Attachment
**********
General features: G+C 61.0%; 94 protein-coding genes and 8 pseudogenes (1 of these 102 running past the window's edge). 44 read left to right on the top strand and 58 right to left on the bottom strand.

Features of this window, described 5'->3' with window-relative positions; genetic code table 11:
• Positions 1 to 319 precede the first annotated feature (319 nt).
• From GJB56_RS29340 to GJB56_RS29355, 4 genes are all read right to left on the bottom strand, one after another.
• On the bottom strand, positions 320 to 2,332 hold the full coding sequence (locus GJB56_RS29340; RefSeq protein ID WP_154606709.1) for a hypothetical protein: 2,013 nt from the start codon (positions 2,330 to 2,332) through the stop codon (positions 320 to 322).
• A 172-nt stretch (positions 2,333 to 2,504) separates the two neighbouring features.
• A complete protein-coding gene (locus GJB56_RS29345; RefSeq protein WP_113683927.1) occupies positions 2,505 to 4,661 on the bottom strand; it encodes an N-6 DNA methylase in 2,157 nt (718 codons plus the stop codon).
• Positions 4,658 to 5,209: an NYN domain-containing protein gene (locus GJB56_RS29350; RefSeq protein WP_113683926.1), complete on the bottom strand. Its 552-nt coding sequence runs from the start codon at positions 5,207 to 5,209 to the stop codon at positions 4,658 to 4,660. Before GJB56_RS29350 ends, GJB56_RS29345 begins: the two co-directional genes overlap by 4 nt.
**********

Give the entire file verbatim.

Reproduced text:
General features: G+C 61.0%; 94 protein-coding genes and 8 pseudogenes (1 of these 102 running past the window's edge). 44 read left to right on the top strand and 58 right to left on the bottom strand.

Features of this window, described 5'->3' with window-relative positions; genetic code table 11:
• Positions 1 to 319 precede the first annotated feature (319 nt).
• From GJB56_RS29340 to GJB56_RS29355, 4 genes are all read right to left on the bottom strand, one after another.
• On the bottom strand, positions 320 to 2,332 hold the full coding sequence (locus GJB56_RS29340; RefSeq protein ID WP_154606709.1) for a hypothetical protein: 2,013 nt from the start codon (positions 2,330 to 2,332) through the stop codon (positions 320 to 322).
• A 172-nt stretch (positions 2,333 to 2,504) separates the two neighbouring features.
• A complete protein-coding gene (locus GJB56_RS29345; RefSeq protein WP_113683927.1) occupies positions 2,505 to 4,661 on the bottom strand; it encodes an N-6 DNA methylase in 2,157 nt (718 codons plus the stop codon).
• Positions 4,658 to 5,209: an NYN domain-containing protein gene (locus GJB56_RS29350; RefSeq protein WP_113683926.1), complete on the bottom strand. Its 552-nt coding sequence runs from the start codon at positions 5,207 to 5,209 to the stop codon at positions 4,658 to 4,660. Before GJB56_RS29350 ends, GJB56_RS29345 begins: the two co-directional genes overlap by 4 nt.